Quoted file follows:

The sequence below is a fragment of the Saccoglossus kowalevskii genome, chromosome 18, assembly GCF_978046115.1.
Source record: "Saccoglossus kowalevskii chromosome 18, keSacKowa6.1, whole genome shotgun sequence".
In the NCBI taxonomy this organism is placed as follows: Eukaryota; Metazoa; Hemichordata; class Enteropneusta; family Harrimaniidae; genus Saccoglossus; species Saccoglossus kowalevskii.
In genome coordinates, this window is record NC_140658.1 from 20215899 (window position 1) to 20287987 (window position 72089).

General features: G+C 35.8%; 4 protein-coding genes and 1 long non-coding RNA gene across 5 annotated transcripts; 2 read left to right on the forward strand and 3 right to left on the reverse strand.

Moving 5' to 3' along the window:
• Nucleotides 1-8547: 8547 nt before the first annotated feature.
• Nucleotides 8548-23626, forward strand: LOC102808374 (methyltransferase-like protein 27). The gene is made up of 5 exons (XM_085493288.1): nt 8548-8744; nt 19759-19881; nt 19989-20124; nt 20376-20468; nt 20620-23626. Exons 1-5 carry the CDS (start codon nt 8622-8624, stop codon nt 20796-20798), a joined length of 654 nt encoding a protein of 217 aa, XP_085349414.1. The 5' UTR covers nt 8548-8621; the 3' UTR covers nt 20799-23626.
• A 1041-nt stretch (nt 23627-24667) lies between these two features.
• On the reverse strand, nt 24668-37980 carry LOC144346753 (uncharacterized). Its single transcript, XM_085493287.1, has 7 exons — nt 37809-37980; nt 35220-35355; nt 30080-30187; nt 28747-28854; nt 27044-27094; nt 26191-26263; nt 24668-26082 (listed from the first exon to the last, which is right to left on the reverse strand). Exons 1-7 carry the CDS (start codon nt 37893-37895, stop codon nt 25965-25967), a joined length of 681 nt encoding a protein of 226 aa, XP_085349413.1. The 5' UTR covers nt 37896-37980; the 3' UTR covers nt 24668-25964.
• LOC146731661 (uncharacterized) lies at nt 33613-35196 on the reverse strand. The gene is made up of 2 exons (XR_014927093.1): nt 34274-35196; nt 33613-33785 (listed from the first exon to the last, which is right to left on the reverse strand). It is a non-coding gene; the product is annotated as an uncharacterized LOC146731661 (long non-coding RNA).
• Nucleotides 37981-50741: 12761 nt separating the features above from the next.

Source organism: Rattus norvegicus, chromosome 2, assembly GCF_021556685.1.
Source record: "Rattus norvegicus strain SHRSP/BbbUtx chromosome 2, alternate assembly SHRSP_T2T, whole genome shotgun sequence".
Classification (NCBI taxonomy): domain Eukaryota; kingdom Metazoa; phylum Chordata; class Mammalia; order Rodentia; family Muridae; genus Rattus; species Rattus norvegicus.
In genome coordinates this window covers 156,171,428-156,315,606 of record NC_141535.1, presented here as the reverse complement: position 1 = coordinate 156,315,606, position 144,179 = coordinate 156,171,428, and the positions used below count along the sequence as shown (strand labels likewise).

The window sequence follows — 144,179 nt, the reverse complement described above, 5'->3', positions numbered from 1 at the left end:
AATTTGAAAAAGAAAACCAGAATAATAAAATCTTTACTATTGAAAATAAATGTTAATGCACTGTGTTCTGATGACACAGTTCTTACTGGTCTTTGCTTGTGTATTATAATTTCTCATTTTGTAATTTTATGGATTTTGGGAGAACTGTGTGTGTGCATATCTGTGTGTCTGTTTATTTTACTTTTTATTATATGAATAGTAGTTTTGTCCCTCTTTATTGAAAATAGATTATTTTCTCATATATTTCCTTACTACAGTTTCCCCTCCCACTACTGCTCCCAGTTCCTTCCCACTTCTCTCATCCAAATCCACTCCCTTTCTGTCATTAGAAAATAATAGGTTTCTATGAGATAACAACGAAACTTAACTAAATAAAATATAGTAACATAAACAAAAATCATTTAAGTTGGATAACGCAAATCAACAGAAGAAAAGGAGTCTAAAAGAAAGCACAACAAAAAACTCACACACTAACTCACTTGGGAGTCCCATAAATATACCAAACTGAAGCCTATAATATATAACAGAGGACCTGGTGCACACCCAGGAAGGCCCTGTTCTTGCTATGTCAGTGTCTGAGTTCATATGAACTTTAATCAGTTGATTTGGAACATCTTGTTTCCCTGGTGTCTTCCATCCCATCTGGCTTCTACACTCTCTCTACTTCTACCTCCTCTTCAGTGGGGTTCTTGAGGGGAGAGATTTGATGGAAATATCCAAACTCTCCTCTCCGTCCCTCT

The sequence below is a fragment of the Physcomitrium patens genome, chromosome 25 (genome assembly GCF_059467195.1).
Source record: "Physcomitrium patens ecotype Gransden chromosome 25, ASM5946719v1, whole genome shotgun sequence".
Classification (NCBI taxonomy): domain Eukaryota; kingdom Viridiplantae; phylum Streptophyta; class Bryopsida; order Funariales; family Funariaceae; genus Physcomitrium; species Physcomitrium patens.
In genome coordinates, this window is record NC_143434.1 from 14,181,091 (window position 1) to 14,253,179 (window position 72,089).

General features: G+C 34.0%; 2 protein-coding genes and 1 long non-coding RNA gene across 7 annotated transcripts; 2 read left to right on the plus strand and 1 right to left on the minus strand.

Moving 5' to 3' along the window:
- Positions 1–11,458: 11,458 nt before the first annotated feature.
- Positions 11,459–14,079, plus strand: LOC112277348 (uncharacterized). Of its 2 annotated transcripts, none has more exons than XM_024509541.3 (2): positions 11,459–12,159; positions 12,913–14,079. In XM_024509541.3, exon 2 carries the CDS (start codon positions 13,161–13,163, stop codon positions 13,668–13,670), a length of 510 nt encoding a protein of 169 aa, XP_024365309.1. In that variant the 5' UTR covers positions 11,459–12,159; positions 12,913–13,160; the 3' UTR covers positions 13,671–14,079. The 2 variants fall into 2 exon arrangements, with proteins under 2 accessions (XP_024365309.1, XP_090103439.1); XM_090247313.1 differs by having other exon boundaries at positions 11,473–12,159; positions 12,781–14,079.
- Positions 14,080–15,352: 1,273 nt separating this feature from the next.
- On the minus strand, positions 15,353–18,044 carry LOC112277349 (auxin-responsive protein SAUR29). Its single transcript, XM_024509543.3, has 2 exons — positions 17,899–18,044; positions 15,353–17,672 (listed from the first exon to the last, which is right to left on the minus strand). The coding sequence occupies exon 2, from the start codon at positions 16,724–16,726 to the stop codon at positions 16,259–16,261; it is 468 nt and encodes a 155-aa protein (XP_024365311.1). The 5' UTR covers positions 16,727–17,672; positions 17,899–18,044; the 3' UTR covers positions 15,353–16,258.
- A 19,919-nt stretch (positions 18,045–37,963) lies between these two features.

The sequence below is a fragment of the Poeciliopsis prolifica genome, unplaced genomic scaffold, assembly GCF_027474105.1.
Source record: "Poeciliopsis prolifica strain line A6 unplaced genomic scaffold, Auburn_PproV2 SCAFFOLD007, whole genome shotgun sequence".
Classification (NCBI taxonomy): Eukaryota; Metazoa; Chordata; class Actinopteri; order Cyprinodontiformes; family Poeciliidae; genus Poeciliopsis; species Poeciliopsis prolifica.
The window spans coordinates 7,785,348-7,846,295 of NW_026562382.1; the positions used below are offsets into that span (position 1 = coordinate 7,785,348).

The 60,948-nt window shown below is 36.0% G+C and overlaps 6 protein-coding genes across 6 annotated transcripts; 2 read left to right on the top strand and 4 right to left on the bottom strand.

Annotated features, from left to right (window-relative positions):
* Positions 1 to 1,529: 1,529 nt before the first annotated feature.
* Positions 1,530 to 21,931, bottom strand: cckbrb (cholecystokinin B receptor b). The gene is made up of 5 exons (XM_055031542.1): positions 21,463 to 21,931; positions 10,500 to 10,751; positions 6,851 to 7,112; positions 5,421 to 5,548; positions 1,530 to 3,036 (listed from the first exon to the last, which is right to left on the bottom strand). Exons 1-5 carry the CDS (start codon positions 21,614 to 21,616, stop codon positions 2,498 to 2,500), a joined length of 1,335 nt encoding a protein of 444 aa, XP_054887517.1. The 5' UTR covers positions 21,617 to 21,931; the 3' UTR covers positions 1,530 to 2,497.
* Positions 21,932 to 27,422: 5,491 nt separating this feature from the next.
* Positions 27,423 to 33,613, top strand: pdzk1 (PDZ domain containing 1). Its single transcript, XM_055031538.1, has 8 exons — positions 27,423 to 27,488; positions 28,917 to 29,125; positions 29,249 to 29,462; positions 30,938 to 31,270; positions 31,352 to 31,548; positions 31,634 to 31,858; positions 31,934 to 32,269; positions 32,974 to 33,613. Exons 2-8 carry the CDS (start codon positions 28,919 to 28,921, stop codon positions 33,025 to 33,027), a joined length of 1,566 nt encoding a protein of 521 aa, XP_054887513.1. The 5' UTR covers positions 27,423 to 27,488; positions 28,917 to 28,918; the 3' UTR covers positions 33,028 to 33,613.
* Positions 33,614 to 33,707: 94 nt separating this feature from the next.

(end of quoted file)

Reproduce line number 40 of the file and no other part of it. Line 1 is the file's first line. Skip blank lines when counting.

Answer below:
* Positions 33,614 to 33,707: 94 nt separating this feature from the next.